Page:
Jaco Finlay was not part of the expedition that crossed the Rockies in June 1807 under the leadership of North West Company agent David Thompson. The party ascended present-day Howse Pass and then staggered down the west slope of the Rockies along the Blaeberry River, which was running wild with melt water. As they proceeded, Thompson became increasingly unhappy with Finlay’s work of the previous fall. The trail had not been cleared wide enough for packhorses, and although Jaco had assembled the parts for two small canoes, he had failed to cache proper timbers for a cargo canoe, or suitable birch bark for sheathing the boats, or gum for caulking the seams. In a report on his journey, Thompson complained:  

“From what has been said of the road on the Portage, it is clearly seen that Jaco Finlay with the men engaged last Summer to clear the Portage Road, has done a mere nothing ... and it is the opinion of every man with me, as well as mine that Jaco Finlay ought to lose at least half his wages for having so much neglected the Duty for which he was so expressly engaged" (Thompson, “Narrative”)  

While overwintering at Kootanae House, his new trading post at the source lakes of the Columbia, Thompson’s anger began to cool. In a letter written in March 1808 he referred to the trail-clearing fiasco, but admitted that his own incomplete knowledge of the country had contributed to his problems, and he left open the possibility of working with Jaco again: “Jaco has behaved like a scoundrel,” Thompson wrote, “but all is now over” (Thompson to McTavish).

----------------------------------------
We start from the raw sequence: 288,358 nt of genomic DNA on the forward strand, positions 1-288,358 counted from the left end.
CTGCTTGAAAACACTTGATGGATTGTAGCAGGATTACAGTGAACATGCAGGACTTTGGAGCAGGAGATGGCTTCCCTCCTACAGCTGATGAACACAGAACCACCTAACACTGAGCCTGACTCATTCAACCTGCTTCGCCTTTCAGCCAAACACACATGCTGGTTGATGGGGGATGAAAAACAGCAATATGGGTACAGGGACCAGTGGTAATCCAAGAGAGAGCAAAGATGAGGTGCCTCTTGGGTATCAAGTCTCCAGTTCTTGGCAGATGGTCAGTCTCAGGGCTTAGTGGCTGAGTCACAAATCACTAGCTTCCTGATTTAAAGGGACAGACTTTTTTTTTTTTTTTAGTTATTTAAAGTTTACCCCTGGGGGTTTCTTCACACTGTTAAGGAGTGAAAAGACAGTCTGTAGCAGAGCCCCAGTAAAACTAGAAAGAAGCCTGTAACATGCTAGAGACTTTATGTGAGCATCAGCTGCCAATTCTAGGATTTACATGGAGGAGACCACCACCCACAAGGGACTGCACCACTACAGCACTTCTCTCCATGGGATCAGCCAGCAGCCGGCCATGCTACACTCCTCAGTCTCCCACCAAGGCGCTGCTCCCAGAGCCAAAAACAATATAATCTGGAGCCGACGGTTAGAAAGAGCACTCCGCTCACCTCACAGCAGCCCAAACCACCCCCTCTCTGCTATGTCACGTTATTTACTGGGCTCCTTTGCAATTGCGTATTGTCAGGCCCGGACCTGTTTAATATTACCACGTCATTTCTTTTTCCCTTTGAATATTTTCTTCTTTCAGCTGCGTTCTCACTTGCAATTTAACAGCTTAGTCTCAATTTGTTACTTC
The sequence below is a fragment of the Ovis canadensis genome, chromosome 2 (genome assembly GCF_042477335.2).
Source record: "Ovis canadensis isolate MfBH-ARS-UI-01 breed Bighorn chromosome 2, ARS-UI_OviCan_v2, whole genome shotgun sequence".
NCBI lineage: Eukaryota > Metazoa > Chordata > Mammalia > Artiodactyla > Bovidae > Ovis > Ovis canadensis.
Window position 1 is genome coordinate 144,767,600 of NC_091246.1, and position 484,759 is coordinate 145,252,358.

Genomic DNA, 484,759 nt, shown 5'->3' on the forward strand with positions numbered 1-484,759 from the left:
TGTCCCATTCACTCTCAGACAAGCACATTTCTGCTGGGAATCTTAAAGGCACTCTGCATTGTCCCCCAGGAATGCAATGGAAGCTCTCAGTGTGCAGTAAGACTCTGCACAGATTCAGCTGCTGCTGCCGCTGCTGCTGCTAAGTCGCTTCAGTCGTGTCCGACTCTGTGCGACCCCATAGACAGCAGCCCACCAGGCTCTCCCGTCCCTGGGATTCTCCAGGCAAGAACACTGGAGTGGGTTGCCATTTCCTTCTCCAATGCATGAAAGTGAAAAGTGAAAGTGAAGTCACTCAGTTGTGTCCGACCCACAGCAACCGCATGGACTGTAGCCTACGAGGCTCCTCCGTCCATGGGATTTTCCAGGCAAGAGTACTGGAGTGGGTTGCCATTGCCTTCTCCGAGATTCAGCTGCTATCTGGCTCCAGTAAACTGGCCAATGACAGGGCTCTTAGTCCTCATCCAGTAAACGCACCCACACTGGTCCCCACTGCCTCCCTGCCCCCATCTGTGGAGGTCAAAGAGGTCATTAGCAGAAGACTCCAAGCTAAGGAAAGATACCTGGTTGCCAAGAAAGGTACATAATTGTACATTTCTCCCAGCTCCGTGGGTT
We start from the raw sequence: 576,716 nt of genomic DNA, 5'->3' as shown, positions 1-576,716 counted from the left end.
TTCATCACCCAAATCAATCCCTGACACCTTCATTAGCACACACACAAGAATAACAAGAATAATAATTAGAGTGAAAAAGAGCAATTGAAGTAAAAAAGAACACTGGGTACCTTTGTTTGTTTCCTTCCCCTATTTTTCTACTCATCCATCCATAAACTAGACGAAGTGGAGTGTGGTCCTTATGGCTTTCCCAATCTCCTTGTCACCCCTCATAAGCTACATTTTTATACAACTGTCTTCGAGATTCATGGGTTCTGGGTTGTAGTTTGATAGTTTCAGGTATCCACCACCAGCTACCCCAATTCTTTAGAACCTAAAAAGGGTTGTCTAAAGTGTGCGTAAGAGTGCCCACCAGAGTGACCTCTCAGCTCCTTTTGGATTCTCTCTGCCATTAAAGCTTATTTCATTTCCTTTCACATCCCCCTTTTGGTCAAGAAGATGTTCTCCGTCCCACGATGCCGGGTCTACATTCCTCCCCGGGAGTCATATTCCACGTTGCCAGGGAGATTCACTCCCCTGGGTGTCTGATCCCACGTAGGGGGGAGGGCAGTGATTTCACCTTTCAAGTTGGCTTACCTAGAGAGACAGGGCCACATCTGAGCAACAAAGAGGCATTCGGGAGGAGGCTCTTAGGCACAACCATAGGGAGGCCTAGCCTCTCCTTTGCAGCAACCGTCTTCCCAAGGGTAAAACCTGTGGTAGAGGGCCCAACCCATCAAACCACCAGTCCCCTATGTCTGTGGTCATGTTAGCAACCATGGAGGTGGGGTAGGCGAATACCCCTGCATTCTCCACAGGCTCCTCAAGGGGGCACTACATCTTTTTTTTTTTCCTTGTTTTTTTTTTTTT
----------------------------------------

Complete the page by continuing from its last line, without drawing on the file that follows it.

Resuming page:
Free Hunter

By this time Finlay had given up steady employment as a clerk for the life of a “free hunter.” He traveled with tribal and mixed-blood trappers, who frequently took on temporary employment with the company as scouts, hunters, or interpreters. He and Thompson continued to work together, off and on, for the next five years. Since the surveyor left behind a wealth of field journals and Finlay did not, almost everything known about him during this period comes from the pen of David Thompson.

On a snowy afternoon in November of 1808, the Finlay family arrived at Kootanae House with a cadre of Iroquois trappers who had come to work the Columbia District. During the winter, Jaco set trap lines in the surrounding area, occasionally stopping by the trading post to purchase supplies and to report on the number of wild horses he had succeeded in capturing and taming from among the herds that grazed the hills above the Columbia’s source lakes. That spring, the wife of a Kootanae House voyageur suddenly passed away, leaving four small children, the youngest only six months old. A week later, as Thompson and his crew began the long trip across the Divide to deliver the season’s furpacks, they paid a visit to “Jaco’s Campment” and left the orphans in the custody of Jaco’s wife, who already had several small children of her own to care for.